Always Be Testing

Always Be Testing: The Complete Guide to Google Website Optimizer

by Bryan Eisenberg and John Quarto -vonTivadar with Lisa T. Davis

Always Be Testing cuts straight to the chase. By the end of chapter two, you will understand how to set up a test.

The authors explain the difference between A/B tests (comparing the performance of two or more pages) and Multivariate tests  (comparing the performance of multiple components within a page). But be aware that as of August 1, 2012, Google Website Optimizer has been replaced by  Content Experiments and the multivariate functions are no longer available. More on that in a moment.

Regardless of the tool du jour, “technology alone won’t give you optimal results… Knowing what to test is still more important than having the ability to do so as cheaply, quickly, and easily as you can today.”  Part II explains the factors that improve conversion and offers ideas on what you can test, such as headlines, the color of your Buy Now button, and the order content is presented. “Methodical customers do value product specifications… However, these customers will look for the information, so you needn’t place it front and center.”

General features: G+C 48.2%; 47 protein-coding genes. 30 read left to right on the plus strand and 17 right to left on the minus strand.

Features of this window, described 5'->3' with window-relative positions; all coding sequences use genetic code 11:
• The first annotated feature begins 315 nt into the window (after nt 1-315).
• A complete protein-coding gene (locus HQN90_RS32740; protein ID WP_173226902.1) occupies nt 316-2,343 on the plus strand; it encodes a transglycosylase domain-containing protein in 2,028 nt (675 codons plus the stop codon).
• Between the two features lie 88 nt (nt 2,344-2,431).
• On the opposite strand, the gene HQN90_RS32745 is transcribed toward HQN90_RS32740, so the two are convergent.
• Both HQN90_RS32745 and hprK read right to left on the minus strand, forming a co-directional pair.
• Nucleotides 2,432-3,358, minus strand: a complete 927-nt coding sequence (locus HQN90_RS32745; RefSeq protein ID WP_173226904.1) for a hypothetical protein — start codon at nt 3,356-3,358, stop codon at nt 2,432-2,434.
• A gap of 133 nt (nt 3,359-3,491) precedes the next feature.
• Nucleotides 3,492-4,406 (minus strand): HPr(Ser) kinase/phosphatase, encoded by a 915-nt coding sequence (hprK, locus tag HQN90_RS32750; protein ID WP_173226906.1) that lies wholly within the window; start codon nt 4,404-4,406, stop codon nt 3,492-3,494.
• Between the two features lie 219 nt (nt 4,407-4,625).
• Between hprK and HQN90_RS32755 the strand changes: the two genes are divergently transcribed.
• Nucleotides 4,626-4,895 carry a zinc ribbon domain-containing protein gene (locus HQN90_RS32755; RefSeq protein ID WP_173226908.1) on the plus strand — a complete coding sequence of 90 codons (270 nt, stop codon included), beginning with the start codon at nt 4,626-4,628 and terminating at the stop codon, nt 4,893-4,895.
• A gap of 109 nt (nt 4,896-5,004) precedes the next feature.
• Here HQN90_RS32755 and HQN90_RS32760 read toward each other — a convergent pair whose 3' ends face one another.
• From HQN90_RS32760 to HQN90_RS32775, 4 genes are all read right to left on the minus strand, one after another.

The authors warn that best practices should be used only as guidelines, not rules. “Someone else’s best practice can be your disaster… Best practices do, however, provide a great starting point for testing.”

An interesting term used in the book is “scent trail” which is a consistent look and feel that provides continuity between a banner ad and a landing page.  It reinforces what the authors call “persuasive momentum.”

The final section of the book deals with technical details.

Update from Google – “Website Optimizer has been integrated with Google Analytics as Content Experiments. On August 1, 2012, Website Optimizer will no longer be available as a standalone product. From that date forward, you can use Content Experiments to test your site content…  Content Experiments is a somewhat different approach from either standard A/B or multivariate testing. Content Experiments is more A/B/N. You’re not testing just two versions of a page as in A/B testing, and you’re not testing various combinations of components on a single page as in multivariate testing. Instead, you are testing up to five full versions of a single page, each delivered to visitors from a separate URL.”

Order from Amazon

Eisenberg, Bryan, and John Quarto-vonTivadar. Always Be Testing the Complete Guide to Google Website Optimizer. Indianapolis, Indiana: Wiley Publishing, 2008. Buy from Amazon.com

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